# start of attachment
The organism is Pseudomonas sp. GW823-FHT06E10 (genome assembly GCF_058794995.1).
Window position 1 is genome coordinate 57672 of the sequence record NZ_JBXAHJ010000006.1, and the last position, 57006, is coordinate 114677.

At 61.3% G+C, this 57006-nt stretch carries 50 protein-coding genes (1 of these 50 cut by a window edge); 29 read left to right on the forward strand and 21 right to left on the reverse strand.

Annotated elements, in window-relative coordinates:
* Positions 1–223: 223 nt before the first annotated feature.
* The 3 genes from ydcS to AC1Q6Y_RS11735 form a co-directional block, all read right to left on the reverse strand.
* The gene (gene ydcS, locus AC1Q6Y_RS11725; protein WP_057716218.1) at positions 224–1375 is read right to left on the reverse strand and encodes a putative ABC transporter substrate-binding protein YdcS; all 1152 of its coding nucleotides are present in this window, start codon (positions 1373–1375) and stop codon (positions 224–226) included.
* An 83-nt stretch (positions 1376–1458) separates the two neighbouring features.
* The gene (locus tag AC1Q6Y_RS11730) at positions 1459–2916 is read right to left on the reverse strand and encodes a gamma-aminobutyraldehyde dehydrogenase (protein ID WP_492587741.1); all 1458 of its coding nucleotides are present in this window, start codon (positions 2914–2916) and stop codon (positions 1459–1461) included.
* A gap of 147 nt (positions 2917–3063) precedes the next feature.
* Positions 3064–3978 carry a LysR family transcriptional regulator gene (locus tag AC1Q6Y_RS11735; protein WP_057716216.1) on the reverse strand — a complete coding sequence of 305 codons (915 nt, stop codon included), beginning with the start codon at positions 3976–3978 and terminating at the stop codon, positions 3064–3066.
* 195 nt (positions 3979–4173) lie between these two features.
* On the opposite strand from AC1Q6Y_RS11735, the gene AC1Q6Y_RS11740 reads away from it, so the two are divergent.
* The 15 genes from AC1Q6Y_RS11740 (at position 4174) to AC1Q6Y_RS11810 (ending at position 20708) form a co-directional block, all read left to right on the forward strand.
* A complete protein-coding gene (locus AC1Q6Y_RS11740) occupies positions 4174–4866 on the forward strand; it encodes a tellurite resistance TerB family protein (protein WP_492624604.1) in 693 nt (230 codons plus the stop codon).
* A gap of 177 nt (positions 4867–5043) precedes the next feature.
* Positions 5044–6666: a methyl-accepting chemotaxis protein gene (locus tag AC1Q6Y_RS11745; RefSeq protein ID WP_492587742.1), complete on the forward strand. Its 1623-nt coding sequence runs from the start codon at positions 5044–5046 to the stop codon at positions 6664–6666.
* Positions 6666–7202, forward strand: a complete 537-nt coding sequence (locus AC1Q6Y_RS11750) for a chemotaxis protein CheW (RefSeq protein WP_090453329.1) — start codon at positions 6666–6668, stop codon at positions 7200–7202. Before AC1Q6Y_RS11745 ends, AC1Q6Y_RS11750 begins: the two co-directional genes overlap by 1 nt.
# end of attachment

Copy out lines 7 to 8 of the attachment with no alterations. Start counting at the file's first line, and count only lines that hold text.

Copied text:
* The gene (gene ydcS, locus AC1Q6Y_RS11725; protein WP_057716218.1) at positions 224–1375 is read right to left on the reverse strand and encodes a putative ABC transporter substrate-binding protein YdcS; all 1152 of its coding nucleotides are present in this window, start codon (positions 1373–1375) and stop codon (positions 224–226) included.
* An 83-nt stretch (positions 1376–1458) separates the two neighbouring features.